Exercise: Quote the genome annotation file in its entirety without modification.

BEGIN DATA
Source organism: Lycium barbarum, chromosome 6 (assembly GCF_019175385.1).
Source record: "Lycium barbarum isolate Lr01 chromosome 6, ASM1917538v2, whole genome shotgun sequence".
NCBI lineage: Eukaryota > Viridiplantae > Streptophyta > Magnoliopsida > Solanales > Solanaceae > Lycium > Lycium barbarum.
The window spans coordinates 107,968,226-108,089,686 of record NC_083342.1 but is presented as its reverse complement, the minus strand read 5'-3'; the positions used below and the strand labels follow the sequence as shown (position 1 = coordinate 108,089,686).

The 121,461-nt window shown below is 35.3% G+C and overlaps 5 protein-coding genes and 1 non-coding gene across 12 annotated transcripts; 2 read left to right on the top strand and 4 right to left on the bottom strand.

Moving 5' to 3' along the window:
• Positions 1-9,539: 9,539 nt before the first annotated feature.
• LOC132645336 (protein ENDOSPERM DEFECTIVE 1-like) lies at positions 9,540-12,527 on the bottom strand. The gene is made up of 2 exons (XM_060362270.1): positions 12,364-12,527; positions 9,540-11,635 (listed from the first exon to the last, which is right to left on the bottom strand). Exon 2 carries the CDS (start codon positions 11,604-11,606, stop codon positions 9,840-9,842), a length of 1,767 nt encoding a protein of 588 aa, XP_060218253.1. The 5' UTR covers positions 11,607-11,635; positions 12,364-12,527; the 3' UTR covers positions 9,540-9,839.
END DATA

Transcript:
Source organism: Lycium barbarum, chromosome 6 (assembly GCF_019175385.1).
Source record: "Lycium barbarum isolate Lr01 chromosome 6, ASM1917538v2, whole genome shotgun sequence".
NCBI lineage: Eukaryota > Viridiplantae > Streptophyta > Magnoliopsida > Solanales > Solanaceae > Lycium > Lycium barbarum.
The window spans coordinates 107,968,226-108,089,686 of record NC_083342.1 but is presented as its reverse complement, the minus strand read 5'-3'; the positions used below and the strand labels follow the sequence as shown (position 1 = coordinate 108,089,686).

The 121,461-nt window shown below is 35.3% G+C and overlaps 5 protein-coding genes and 1 non-coding gene across 12 annotated transcripts; 2 read left to right on the top strand and 4 right to left on the bottom strand.

Moving 5' to 3' along the window:
• Positions 1-9,539: 9,539 nt before the first annotated feature.
• LOC132645336 (protein ENDOSPERM DEFECTIVE 1-like) lies at positions 9,540-12,527 on the bottom strand. The gene is made up of 2 exons (XM_060362270.1): positions 12,364-12,527; positions 9,540-11,635 (listed from the first exon to the last, which is right to left on the bottom strand). Exon 2 carries the CDS (start codon positions 11,604-11,606, stop codon positions 9,840-9,842), a length of 1,767 nt encoding a protein of 588 aa, XP_060218253.1. The 5' UTR covers positions 11,607-11,635; positions 12,364-12,527; the 3' UTR covers positions 9,540-9,839.